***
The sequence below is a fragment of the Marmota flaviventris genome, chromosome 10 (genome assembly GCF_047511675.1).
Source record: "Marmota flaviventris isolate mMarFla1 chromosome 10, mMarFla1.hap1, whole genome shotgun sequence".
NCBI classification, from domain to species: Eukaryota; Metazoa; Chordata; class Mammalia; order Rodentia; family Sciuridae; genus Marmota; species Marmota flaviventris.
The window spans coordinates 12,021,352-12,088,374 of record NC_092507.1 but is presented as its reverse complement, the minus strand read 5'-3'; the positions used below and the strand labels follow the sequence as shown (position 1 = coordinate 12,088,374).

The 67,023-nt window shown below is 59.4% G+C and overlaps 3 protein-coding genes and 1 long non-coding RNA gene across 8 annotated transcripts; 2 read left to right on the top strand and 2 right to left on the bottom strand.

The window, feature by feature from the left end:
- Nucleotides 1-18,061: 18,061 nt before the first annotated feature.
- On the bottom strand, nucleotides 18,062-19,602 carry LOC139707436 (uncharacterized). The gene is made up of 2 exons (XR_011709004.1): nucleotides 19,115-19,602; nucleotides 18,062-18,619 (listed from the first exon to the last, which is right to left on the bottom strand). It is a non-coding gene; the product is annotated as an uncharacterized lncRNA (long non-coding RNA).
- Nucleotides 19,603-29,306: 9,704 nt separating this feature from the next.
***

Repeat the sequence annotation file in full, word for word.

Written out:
The sequence below is a fragment of the Marmota flaviventris genome, chromosome 10 (genome assembly GCF_047511675.1).
Source record: "Marmota flaviventris isolate mMarFla1 chromosome 10, mMarFla1.hap1, whole genome shotgun sequence".
NCBI classification, from domain to species: Eukaryota; Metazoa; Chordata; class Mammalia; order Rodentia; family Sciuridae; genus Marmota; species Marmota flaviventris.
The window spans coordinates 12,021,352-12,088,374 of record NC_092507.1 but is presented as its reverse complement, the minus strand read 5'-3'; the positions used below and the strand labels follow the sequence as shown (position 1 = coordinate 12,088,374).

The 67,023-nt window shown below is 59.4% G+C and overlaps 3 protein-coding genes and 1 long non-coding RNA gene across 8 annotated transcripts; 2 read left to right on the top strand and 2 right to left on the bottom strand.

The window, feature by feature from the left end:
- Nucleotides 1-18,061: 18,061 nt before the first annotated feature.
- On the bottom strand, nucleotides 18,062-19,602 carry LOC139707436 (uncharacterized). The gene is made up of 2 exons (XR_011709004.1): nucleotides 19,115-19,602; nucleotides 18,062-18,619 (listed from the first exon to the last, which is right to left on the bottom strand). It is a non-coding gene; the product is annotated as an uncharacterized lncRNA (long non-coding RNA).
- Nucleotides 19,603-29,306: 9,704 nt separating this feature from the next.